Road to the decarbonization of the glass industry: electrification

Road to the decarbonization of the glass industry: electrification


Unlike steel and cement, glass has a clear path to decarbonization: electrification.

However, renewable power has been scarcer than the industry had hoped, raising concerns about its ability to meet EU climate targets.

The recovery rate of the glass bottle industry is as high as 70%.

To meet the EU’s 2030 decarbonization target, the glass bottle industry now hopes to switch gas furnaces to electricity supply, providing 80 percent of electricity and 20 percent of gas for businesses in a “Kiln of the Future” pilot.


Although recycling consumes less energy than producing glass bottles, it is still energy-intensive.

The energy used so far has been based on fossil fuels, making recycling and glass bottle production generally less green than is often assumed.

As a result, according to a senior spokesperson for THE European glass container industry body, FEVE, the glass container industry emits about 8-9 million tons of CARBON dioxide per year, which accounts for more than 1% of the EU’s 27 industrial emissions, a significant share.

In the face of decarbonization pressure, the glass packaging bottle industry for electrification.

The aim is to build a proof-of-concept furnace in Germany, where the Ardagh Group, a multinational glassmaker, is building a new plant.

Ardagh declined to comment on the construction status.

The goal is to build an electric furnace by 2023 that will use electricity to melt glass of various sizes and colors while being twice as energy-efficient as a traditional fossil fuel furnace.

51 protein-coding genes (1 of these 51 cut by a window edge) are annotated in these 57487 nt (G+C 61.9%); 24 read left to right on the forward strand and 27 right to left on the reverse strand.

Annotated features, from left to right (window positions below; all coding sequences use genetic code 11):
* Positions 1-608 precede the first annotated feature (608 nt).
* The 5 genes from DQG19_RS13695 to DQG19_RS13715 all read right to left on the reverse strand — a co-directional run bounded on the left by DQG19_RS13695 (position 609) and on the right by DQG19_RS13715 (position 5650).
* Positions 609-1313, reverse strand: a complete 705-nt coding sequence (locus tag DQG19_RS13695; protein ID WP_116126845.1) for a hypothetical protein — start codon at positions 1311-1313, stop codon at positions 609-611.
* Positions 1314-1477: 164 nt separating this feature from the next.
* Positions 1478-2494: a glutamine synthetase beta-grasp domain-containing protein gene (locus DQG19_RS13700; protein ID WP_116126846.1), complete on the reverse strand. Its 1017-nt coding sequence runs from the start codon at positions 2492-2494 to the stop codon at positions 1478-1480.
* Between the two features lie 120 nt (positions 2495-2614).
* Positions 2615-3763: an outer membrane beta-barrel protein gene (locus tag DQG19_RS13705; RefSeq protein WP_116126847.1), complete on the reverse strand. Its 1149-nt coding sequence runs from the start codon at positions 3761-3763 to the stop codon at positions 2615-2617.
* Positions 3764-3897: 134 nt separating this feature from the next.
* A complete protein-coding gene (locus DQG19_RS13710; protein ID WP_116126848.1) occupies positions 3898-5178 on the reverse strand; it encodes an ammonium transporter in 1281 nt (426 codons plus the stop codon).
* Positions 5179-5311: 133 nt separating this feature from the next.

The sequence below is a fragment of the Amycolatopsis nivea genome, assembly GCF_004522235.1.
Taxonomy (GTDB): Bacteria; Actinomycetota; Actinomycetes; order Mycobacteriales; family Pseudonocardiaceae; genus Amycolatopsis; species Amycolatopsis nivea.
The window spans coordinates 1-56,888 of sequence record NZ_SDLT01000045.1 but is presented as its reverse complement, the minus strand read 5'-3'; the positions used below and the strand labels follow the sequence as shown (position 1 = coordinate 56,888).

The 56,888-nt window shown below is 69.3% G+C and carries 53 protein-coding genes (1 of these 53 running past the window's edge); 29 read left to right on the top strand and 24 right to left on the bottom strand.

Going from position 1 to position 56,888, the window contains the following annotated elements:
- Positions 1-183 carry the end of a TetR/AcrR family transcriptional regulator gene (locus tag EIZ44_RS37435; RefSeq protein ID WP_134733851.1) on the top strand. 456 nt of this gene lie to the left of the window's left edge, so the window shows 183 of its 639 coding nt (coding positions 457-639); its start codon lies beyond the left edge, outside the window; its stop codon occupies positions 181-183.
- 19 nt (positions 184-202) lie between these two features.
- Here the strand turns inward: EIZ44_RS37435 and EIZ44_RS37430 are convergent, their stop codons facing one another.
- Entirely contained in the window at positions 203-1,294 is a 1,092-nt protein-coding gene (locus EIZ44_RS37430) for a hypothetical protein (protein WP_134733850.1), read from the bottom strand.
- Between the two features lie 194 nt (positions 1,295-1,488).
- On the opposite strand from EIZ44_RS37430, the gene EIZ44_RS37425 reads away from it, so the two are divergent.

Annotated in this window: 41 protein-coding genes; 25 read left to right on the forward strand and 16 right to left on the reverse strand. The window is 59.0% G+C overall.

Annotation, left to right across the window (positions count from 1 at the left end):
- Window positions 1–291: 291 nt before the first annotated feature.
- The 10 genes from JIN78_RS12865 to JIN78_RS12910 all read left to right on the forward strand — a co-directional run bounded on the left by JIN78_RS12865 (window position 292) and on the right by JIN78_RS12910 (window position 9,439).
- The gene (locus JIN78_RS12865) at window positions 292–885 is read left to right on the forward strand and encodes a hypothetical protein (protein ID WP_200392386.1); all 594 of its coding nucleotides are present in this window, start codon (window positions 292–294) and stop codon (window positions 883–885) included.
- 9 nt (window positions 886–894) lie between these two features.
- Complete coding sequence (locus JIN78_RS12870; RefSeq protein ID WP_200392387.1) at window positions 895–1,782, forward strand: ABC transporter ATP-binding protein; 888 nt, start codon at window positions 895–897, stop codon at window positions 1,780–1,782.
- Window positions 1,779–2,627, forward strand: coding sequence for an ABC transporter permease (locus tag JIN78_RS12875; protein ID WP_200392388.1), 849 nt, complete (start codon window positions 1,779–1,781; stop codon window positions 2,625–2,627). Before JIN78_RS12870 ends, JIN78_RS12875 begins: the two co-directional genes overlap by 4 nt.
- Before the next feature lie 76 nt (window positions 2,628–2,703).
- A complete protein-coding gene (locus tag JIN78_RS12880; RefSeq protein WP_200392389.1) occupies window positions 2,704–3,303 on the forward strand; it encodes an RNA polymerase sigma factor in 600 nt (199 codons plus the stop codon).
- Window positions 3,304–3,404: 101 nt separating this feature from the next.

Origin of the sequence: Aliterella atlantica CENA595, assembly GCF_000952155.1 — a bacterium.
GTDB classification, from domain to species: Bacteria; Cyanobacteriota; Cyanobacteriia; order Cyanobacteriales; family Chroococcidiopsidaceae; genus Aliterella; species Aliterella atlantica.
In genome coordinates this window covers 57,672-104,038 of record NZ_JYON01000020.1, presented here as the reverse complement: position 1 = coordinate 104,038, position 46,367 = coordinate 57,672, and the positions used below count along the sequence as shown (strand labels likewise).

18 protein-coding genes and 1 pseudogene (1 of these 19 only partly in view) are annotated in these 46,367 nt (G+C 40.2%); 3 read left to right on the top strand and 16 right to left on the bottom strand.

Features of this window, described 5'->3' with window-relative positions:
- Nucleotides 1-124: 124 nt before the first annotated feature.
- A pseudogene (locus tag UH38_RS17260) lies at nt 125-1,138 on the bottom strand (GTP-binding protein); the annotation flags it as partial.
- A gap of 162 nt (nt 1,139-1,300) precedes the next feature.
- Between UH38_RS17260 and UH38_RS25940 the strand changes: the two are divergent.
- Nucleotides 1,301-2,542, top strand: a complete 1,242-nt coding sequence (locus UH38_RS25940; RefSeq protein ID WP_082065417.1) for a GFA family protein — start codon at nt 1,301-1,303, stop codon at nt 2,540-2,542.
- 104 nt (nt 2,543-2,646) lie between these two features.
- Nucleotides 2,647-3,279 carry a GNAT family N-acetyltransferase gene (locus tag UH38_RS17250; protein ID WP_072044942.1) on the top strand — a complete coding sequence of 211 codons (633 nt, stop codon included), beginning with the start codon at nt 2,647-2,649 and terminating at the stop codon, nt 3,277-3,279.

Fabrice Rivet, FEVE’s technical director, said, “We want to show that it’s possible to meet with 80 percent electricity, and that’s the goal.”

For technical reasons, first-generation electric stoves were forced to derive 20 percent of their energy from natural gas.

For the second generation, we will definitely see how to replace 20 percent of the natural gas to bring some heat to the melt.

To do this, the industry is considering options such as second-generation electric heating, hydrogen or biogas, and the development of the second-generation electric furnace will begin in 2027.”

If the initial pilot goes according to plan, the model could be rapidly replicated across the glass container industry, achieving a 50% reduction in emissions by manufacturers across all plants.

However, high research and development and power costs hold back the industry, which needs public support.

The Furnace of the Future project hopes to tap into EU innovation funds and is currently in the second phase of the selection process with a €20 billion grant.

Recently, the European industry has been increasingly vocal about its challenges in decarbonizing production and remaining competitive.

While the industry’s new electric stoves will be more energy efficient than traditional fossil fuel stoves, their decarbonization effect will also largely depend on the availability of renewable electricity.

About 20 percent of Germany’s electricity comes from coal and the industry is seeking green power purchase agreements to ensure sufficient quantities of renewable energy for the future.

However, the glass industry’s shift to renewable energy has also heightened concerns in other energy-intensive industries: rising demand and the slow growth of renewable electricity.

As the economy is electrified, demand for clean power is rising in new sectors such as transportation, construction, and industry.

According to industry experts, Germany’s electricity demand will soar from 567.6 billion kilowatt-hours in 2019 to 700 billion kilowatt-hours in 10 years.

As a result, UlrikStridbæk of Danish energy company ø Rated warns that renewable power capacity needs to be increased quickly, or the supply of renewable energy will soon become a bottleneck for other sectors, such as green hydrogen production.

“We need to double existing renewable energy capacity to meet the 55% greenhouse gas target set by the EU climate law by 2030,” warns Michaela Holl.

This will further encourage EU countries and private investors to build renewable power generation capacity as soon as possible.